The mood among businesses and consumers across countries which use the euro darkened this month, cementing fears of slower economic growth in months ahead.
A monthly European Commission survey, published yesterday, showed that optimism had declined across all sectors in the 17-country bloc.
The gloom was reflected in the reading for economic sentiment, seen as a guide to future trends, which fell to 98.3 for August, down from a revised reading of 103 for July. The slump was sharper than expected, with economists anticipating a reading of 100.5.
The survey also showed that while confidence in industry remains above the long-term average, it fell by 3.8 points. At minus 2.9, the index for industry moved back into negative territory for the first time since September last year. The index for services fell by 4.3 points to 3.7, as did the index measuring confidence among consumers in eurozone countries, which was 5.3 points down at minus 16.5.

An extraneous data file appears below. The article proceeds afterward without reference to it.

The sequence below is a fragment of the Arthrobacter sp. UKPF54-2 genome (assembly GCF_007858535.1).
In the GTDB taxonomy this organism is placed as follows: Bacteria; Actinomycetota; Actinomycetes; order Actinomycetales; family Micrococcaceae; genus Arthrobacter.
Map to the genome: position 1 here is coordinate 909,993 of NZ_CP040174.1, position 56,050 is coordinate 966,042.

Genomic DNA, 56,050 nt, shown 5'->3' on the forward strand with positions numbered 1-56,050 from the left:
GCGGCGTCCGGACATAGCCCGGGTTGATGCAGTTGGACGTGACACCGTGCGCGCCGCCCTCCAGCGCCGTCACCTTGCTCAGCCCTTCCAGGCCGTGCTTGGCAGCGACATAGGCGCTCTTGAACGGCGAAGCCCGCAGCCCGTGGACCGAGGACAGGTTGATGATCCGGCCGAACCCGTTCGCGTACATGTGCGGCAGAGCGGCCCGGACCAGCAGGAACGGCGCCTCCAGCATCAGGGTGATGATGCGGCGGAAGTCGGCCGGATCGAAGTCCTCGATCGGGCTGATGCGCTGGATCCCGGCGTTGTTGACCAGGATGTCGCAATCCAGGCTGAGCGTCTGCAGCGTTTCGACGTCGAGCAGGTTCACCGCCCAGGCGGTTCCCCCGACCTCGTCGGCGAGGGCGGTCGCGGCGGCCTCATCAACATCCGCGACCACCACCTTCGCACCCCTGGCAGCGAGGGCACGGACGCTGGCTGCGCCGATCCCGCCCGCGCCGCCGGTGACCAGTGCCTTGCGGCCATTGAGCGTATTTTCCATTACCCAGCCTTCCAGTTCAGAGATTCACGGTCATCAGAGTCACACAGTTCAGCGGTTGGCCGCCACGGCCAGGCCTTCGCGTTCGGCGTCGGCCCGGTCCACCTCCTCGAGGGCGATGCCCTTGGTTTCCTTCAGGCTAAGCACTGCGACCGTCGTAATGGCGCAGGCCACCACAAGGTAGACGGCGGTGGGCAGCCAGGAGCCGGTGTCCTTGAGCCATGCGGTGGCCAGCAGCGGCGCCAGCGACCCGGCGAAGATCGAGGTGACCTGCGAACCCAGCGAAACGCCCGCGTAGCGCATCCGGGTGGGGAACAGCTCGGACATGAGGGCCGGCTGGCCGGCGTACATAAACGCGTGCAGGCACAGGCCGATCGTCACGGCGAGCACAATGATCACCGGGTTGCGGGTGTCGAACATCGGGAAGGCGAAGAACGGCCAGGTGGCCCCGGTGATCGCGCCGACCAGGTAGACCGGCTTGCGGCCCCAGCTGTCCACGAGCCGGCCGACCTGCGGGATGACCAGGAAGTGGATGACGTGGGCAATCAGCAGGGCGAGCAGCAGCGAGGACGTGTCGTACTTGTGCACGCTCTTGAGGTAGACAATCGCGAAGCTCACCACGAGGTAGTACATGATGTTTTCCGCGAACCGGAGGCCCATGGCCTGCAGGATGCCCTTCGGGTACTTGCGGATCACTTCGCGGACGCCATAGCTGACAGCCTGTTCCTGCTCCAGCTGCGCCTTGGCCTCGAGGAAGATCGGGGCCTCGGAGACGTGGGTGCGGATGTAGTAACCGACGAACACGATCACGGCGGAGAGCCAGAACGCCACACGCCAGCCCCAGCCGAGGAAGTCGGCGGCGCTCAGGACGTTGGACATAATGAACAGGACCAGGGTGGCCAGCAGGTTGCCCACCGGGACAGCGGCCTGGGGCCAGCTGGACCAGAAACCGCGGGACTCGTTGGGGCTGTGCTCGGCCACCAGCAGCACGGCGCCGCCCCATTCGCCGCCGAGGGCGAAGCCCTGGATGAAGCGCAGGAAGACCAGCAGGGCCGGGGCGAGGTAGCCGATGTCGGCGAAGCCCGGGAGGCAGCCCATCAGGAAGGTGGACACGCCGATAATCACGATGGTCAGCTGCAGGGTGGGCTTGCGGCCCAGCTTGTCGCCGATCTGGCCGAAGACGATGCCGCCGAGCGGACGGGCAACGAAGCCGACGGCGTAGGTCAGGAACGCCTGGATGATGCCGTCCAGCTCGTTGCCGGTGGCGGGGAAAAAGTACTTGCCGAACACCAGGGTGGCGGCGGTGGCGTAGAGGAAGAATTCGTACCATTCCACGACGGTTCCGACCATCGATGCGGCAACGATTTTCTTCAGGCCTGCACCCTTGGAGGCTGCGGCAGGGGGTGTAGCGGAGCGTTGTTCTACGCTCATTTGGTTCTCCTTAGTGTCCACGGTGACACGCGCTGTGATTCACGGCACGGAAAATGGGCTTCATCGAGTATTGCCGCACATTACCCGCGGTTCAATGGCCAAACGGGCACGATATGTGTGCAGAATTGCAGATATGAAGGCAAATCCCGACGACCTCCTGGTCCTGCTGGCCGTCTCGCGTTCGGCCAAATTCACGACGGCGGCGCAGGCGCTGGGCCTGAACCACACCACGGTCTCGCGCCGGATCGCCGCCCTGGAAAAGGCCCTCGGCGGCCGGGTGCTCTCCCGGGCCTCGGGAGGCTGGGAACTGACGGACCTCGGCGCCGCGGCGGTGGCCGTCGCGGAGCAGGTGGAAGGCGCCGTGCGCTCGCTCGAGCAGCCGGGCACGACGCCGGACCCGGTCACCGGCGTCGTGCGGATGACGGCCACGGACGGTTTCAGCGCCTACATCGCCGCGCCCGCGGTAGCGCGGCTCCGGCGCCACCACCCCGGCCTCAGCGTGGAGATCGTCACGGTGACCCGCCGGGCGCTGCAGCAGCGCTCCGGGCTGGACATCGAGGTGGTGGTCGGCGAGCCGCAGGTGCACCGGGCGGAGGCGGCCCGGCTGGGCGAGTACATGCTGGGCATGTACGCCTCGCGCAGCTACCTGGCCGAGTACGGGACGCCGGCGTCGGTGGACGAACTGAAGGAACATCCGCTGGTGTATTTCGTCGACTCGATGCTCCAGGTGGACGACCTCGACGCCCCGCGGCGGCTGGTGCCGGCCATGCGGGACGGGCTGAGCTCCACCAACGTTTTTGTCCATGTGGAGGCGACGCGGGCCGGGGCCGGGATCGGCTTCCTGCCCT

Howard Archer, economist at IHS Global Insight, attributed the gloomy mood to the coming together of a combination of factors, including the sovereign debt crisis engulfing the countries on the continent's southern periphery.
"It is evident that both businesses and consumers are very worried by the slowdown in domestic economic activity, heightened financial market turmoil, ongoing serious concerns about the eurozone sovereign debt situation and increased fears over the health of the global economy," he said.Reuse content